“Officer Jones, the way you treated Mrs. Evans on the traffic stop was not acceptable. You were discourteous to her when she asked when her upcoming court date would be. I realize you interact with many people daily, but keep in mind this is her first ticket so she is not familiar with the court process. Please remember to treat each person with dignity and respect.” This reminder by the Virtual Partner could become reality, helping to keep officers in line with society’s expectations. In addition, officers would be able to ask policy and law questions to ensure compliance in any situation. For example, if the officer wasn’t sure if he could impound a vehicle, the Virtual Partner could provide applicable impound authority and departmental procedures. It’s like having a supervisor with you on scene.

 Law enforcement executives should consider embracing innovation and collaborating with technology stakeholders like Axon and others to develop and implement technologies such as the Virtual Partner. The Virtual Partner would benefit society with better aligned police-community relationships and safer neighborhoods as people become more trusting of police interactions. It could be programmed to provide discreet real-time guidance to officers to ensure adherence to departmental policy, procedures, laws, and societal expectations. It has the potential to standardize the way members of society are treated, with programming input from both the police and community oversight groups to help moderate police conduct.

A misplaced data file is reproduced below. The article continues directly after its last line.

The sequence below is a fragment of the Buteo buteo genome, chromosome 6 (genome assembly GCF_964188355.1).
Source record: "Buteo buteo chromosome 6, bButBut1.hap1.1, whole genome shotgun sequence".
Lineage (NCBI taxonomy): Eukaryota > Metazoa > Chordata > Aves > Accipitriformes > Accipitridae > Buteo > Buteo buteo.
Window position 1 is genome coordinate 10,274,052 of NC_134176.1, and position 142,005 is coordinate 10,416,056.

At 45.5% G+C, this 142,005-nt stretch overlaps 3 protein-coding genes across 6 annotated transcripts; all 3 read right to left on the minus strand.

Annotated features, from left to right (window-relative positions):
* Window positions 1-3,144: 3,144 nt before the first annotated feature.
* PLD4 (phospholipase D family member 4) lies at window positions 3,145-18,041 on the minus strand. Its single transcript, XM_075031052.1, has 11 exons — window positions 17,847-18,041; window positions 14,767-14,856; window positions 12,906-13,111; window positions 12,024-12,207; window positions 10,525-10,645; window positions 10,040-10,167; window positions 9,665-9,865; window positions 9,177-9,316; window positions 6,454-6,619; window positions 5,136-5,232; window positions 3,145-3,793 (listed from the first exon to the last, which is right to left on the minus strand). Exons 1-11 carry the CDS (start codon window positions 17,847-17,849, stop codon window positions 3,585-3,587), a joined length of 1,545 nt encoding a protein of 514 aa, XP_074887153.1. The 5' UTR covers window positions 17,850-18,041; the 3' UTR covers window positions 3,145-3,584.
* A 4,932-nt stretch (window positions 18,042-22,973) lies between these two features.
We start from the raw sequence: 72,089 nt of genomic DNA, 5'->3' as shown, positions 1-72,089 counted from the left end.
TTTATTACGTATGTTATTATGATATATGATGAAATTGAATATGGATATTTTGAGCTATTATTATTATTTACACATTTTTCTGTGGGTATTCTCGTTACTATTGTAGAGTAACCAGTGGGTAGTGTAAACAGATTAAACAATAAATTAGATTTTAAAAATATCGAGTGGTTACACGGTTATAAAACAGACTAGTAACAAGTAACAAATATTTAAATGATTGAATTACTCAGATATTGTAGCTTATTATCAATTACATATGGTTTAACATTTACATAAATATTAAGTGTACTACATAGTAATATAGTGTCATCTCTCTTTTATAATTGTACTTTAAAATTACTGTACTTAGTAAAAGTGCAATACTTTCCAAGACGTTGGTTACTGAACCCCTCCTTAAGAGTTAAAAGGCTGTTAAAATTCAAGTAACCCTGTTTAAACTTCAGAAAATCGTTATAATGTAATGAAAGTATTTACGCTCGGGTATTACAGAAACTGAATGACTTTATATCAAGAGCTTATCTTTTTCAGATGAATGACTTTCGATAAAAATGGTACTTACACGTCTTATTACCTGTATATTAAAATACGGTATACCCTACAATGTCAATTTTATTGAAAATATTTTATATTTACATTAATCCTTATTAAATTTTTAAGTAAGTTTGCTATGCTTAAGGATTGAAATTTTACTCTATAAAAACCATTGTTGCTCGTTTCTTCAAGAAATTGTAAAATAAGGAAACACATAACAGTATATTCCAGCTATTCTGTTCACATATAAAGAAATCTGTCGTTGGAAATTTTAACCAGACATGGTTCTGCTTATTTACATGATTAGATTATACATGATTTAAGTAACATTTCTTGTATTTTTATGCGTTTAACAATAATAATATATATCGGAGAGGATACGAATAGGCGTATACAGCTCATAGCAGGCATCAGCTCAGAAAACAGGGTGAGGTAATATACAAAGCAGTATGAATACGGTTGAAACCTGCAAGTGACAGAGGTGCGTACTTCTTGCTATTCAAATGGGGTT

Society’s needs and expectations would be largely met as the Virtual Partner supervises all public contacts to reduce human bias in officer’s actions. The Virtual Partner could transform any officer into a trusted public servant with the use of an encyclopedia of applicable law enforcement knowledge. Also, with machine learning, safety could be provided by alerting officers to dangerous situations depicted from tone inflection and other external stimulates. These tools and technologies could mean we would never again see tragedies such as when an officer killed Philando Castile, the 32-year old African American man driving with his girlfriend and her 4-year old daughter; the Virtual Partner would intervene and “know” instantly that Castile has no violent criminal record, thus presenting far less of a danger than the officer perceived (Kofman, 2017). The Castile tragedy is one of many incidents that could have been avoided, or resolved without lethal force, all through the presence of a Virtual Partner.